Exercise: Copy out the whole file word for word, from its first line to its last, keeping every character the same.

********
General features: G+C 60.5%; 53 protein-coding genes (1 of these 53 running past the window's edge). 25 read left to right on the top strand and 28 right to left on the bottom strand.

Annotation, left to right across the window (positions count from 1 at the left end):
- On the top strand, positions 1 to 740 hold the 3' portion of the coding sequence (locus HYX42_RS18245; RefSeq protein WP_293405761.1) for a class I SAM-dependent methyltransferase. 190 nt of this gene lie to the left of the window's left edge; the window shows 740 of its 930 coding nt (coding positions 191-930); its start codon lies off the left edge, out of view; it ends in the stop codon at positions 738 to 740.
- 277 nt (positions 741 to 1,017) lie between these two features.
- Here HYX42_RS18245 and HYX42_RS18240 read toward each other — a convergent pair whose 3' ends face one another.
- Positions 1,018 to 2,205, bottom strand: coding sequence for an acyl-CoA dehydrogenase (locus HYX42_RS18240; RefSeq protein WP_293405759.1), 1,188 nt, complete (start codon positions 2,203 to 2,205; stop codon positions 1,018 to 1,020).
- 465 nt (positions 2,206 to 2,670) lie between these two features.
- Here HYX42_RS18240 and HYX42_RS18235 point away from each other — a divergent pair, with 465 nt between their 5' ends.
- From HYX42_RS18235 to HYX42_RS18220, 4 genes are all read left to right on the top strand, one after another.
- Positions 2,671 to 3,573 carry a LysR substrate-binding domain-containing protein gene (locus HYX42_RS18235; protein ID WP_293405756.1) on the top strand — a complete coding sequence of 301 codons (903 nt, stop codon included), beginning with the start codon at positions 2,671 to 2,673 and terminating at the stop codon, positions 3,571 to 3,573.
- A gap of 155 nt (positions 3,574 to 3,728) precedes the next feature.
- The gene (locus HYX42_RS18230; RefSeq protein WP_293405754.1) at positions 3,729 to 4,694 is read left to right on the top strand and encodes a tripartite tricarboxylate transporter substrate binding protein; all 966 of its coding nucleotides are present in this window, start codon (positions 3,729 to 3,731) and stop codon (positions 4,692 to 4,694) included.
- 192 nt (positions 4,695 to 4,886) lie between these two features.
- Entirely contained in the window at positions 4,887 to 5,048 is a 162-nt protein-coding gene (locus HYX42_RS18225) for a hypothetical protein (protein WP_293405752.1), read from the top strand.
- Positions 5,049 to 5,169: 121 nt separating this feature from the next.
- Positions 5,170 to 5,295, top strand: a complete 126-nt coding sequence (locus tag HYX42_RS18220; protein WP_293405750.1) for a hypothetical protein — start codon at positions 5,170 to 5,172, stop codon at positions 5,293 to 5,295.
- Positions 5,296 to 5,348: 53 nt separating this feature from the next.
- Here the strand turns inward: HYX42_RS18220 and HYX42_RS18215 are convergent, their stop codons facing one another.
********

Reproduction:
General features: G+C 60.5%; 53 protein-coding genes (1 of these 53 running past the window's edge). 25 read left to right on the top strand and 28 right to left on the bottom strand.

Annotation, left to right across the window (positions count from 1 at the left end):
- On the top strand, positions 1 to 740 hold the 3' portion of the coding sequence (locus HYX42_RS18245; RefSeq protein WP_293405761.1) for a class I SAM-dependent methyltransferase. 190 nt of this gene lie to the left of the window's left edge; the window shows 740 of its 930 coding nt (coding positions 191-930); its start codon lies off the left edge, out of view; it ends in the stop codon at positions 738 to 740.
- 277 nt (positions 741 to 1,017) lie between these two features.
- Here HYX42_RS18245 and HYX42_RS18240 read toward each other — a convergent pair whose 3' ends face one another.
- Positions 1,018 to 2,205, bottom strand: coding sequence for an acyl-CoA dehydrogenase (locus HYX42_RS18240; RefSeq protein WP_293405759.1), 1,188 nt, complete (start codon positions 2,203 to 2,205; stop codon positions 1,018 to 1,020).
- 465 nt (positions 2,206 to 2,670) lie between these two features.
- Here HYX42_RS18240 and HYX42_RS18235 point away from each other — a divergent pair, with 465 nt between their 5' ends.
- From HYX42_RS18235 to HYX42_RS18220, 4 genes are all read left to right on the top strand, one after another.
- Positions 2,671 to 3,573 carry a LysR substrate-binding domain-containing protein gene (locus HYX42_RS18235; protein ID WP_293405756.1) on the top strand — a complete coding sequence of 301 codons (903 nt, stop codon included), beginning with the start codon at positions 2,671 to 2,673 and terminating at the stop codon, positions 3,571 to 3,573.
- A gap of 155 nt (positions 3,574 to 3,728) precedes the next feature.
- The gene (locus HYX42_RS18230; RefSeq protein WP_293405754.1) at positions 3,729 to 4,694 is read left to right on the top strand and encodes a tripartite tricarboxylate transporter substrate binding protein; all 966 of its coding nucleotides are present in this window, start codon (positions 3,729 to 3,731) and stop codon (positions 4,692 to 4,694) included.
- 192 nt (positions 4,695 to 4,886) lie between these two features.
- Entirely contained in the window at positions 4,887 to 5,048 is a 162-nt protein-coding gene (locus HYX42_RS18225) for a hypothetical protein (protein WP_293405752.1), read from the top strand.
- Positions 5,049 to 5,169: 121 nt separating this feature from the next.
- Positions 5,170 to 5,295, top strand: a complete 126-nt coding sequence (locus tag HYX42_RS18220; protein WP_293405750.1) for a hypothetical protein — start codon at positions 5,170 to 5,172, stop codon at positions 5,293 to 5,295.
- Positions 5,296 to 5,348: 53 nt separating this feature from the next.
- Here the strand turns inward: HYX42_RS18220 and HYX42_RS18215 are convergent, their stop codons facing one another.